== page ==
As we transition fully into the new year, it is as good a moment as ever to take stock of your financial situation, review your investments, and think of the near (or far) future. With new tax changes upon us, it’s also a great time to review any and all estate planning documents and measures that you may currently have in place and ensure that all newly-acquired assets or account changes are taken into consideration.
But if you do not have an estate plan, then the start of a fresh year is probably the best time to go through the trouble of setting one up. Despite the term, estate plans are not just all about your estate. More than anything, estate plans are like an insurance policy that lets you plan not just for your death, but for disability, incapacity, and grave illness. In a way, an estate plan is about making sure everything goes smoothly, even in the face of an emergency or a sudden mishap.
Estate plans are not just for the wealthy, or for retirees. Young families, freshly married couples, and even individuals with modest savings can benefit from setting up either a comprehensive estate plan or just a couple basic estate planning documents, to save themselves and their family a big headache in the future. Regardless of where you are in life, we are going to walk you through some of the basics of setting up an estate plan in 2020, and what you will want to know.
Do You Need an Estate Plan?
In most cases, the answer is going to be yes. But in every case, an estate plan needs to be meticulously tailored to suit the person in question. Some estates are far more complex than others and require a wider assortment of tools to fulfill a person’s needs. In general, all estate plans are designed to check a few simple boxes:
- An estate plan must prepare and account for the worst.
- An estate plan must maximize how much of the estate can be safely, swiftly, and conveniently transferred to the appropriate next of kin.
- An estate plan must wholly reflect the estate’s wishes.
Yet how these boxes are checked will differ from estate to estate and will require different documents. In some cases, it truly is as easy as filling out an online form and having a local lawyer double-check things. In most cases, it’s better to start with a lawyer to begin with, and have things drafted up from scratch. It is usually still a quick and easy process, as most people will not require complex plans.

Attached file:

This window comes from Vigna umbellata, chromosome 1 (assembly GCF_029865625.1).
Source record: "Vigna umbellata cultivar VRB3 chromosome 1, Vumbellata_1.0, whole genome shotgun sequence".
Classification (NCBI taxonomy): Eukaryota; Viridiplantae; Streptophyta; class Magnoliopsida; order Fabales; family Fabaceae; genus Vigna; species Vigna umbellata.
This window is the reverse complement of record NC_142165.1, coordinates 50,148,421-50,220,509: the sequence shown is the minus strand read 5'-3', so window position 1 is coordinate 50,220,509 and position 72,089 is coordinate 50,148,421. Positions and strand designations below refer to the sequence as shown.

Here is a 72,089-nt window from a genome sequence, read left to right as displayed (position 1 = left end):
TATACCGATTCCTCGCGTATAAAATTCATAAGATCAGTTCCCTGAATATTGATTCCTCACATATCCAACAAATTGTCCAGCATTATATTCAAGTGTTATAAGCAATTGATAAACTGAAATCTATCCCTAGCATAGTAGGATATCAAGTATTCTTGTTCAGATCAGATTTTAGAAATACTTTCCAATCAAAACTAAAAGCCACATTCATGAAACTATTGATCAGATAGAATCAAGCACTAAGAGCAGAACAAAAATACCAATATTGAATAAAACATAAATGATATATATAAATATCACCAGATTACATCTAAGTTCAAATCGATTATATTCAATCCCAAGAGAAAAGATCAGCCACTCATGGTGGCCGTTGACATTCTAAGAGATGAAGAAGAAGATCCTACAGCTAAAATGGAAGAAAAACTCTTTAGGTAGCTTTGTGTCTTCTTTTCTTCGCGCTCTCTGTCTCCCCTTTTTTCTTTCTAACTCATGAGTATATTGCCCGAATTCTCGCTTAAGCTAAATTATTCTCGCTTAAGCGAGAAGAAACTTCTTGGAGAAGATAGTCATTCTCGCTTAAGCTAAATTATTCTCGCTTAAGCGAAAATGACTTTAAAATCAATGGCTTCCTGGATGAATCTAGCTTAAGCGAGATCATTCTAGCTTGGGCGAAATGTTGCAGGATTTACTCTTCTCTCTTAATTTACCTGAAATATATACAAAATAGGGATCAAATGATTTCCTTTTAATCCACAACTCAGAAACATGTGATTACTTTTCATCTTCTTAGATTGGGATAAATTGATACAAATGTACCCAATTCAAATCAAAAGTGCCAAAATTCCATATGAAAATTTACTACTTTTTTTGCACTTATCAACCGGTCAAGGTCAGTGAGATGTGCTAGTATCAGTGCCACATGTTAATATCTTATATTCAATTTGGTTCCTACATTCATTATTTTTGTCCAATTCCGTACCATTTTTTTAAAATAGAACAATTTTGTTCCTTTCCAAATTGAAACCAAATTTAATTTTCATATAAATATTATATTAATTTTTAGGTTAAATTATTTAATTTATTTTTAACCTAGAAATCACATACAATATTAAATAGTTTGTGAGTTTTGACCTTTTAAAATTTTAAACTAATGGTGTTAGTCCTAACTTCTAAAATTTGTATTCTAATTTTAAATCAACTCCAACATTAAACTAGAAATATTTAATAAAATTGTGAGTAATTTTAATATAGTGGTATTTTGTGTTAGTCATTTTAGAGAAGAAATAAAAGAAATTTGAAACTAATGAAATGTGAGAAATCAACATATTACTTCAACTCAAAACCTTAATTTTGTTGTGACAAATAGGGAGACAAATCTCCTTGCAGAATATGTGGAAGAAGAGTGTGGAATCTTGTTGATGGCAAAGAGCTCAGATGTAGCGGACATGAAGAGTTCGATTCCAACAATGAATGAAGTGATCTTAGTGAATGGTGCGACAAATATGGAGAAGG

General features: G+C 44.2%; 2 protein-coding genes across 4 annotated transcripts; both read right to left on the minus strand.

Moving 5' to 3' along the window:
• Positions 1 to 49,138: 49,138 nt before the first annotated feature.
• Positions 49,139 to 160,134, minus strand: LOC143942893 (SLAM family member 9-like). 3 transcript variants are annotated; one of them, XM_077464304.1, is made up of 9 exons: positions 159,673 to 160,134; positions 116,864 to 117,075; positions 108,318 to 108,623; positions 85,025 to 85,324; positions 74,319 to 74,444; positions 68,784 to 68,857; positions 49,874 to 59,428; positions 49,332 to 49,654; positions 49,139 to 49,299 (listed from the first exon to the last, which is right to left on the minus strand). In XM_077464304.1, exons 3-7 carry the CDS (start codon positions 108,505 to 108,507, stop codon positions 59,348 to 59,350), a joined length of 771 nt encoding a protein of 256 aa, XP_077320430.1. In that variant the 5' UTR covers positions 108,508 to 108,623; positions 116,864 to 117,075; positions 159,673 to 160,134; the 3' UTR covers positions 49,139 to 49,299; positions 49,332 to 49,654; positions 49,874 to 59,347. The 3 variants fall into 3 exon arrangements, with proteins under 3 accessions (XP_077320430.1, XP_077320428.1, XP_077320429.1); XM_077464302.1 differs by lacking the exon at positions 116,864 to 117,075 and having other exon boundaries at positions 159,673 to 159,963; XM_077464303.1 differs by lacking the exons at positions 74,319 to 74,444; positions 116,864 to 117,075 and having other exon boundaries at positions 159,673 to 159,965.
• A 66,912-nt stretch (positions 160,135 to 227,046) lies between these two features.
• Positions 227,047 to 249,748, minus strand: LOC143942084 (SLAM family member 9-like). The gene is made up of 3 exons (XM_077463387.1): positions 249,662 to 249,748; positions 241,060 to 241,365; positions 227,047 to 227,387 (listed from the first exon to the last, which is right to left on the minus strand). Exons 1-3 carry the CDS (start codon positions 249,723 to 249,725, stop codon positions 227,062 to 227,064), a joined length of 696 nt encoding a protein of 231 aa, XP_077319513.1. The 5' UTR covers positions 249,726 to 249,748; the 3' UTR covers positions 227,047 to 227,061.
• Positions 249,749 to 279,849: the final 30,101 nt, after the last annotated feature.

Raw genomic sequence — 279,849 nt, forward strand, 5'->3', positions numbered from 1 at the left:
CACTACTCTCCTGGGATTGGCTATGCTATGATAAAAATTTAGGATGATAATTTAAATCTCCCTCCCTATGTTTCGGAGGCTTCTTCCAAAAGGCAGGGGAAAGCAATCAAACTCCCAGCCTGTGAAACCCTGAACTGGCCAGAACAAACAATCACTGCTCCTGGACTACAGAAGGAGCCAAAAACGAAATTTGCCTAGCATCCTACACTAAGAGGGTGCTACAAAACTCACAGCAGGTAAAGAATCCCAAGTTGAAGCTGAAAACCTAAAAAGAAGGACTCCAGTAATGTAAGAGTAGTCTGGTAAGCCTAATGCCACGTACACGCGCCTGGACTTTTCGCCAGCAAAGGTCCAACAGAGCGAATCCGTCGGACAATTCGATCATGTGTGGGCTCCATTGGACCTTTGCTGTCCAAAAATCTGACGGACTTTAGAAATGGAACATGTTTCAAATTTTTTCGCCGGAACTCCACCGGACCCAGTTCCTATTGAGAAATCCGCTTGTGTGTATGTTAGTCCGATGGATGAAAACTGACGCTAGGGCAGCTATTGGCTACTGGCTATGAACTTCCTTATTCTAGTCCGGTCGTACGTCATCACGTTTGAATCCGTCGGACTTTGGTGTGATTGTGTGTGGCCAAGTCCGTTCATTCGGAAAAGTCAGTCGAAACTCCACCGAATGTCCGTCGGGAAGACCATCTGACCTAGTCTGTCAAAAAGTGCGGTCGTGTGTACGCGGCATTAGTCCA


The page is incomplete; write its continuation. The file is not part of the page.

But sometimes, complexity is unavoidable – either now, through a large estate plan, or later, when your family must sort through a mountain of paperwork and deal with a variety of potential issues. To save yourself the trouble, it’s always a good idea to schedule a simple free consultation with a local expert on estate planning and family law.
Wills or Trusts?
When it comes to determining who gets what, the two types of estate planning documents that usually spring to mind are the last will and testament, and the trust. The last will and testament (or just the will) is the subject or plot point in many movies and stories, but contrary to popular belief, it’s never read out loud or declared by a lawyer.
Instead, it’s the closest surviving relative who is usually tasked with bringing a will to the courts alongside a death certificate after a loved one’s passing, in order to kick-start the probate process.
Within probate, a court probates a will (declaring it legitimate), and hands over certain legal powers to a designated official (either a hired professional or the same relative who filed the petition for probate) in order to distribute the estate, as per the will. Wills have limitations, the greatest of which is what they must go through probate.
Trusts are different, as they are not just a document, but a legal entity. When a person signs a trust document, they are creating a legal entity between a three-way pact – one wherein the grantor, who signs the trust, hands over control of all assets named within the document to the trust itself, which holds them until the grantor passes away. Then, an appointed trustee oversees the distribution of the trust’s contents to one or more designated beneficiaries.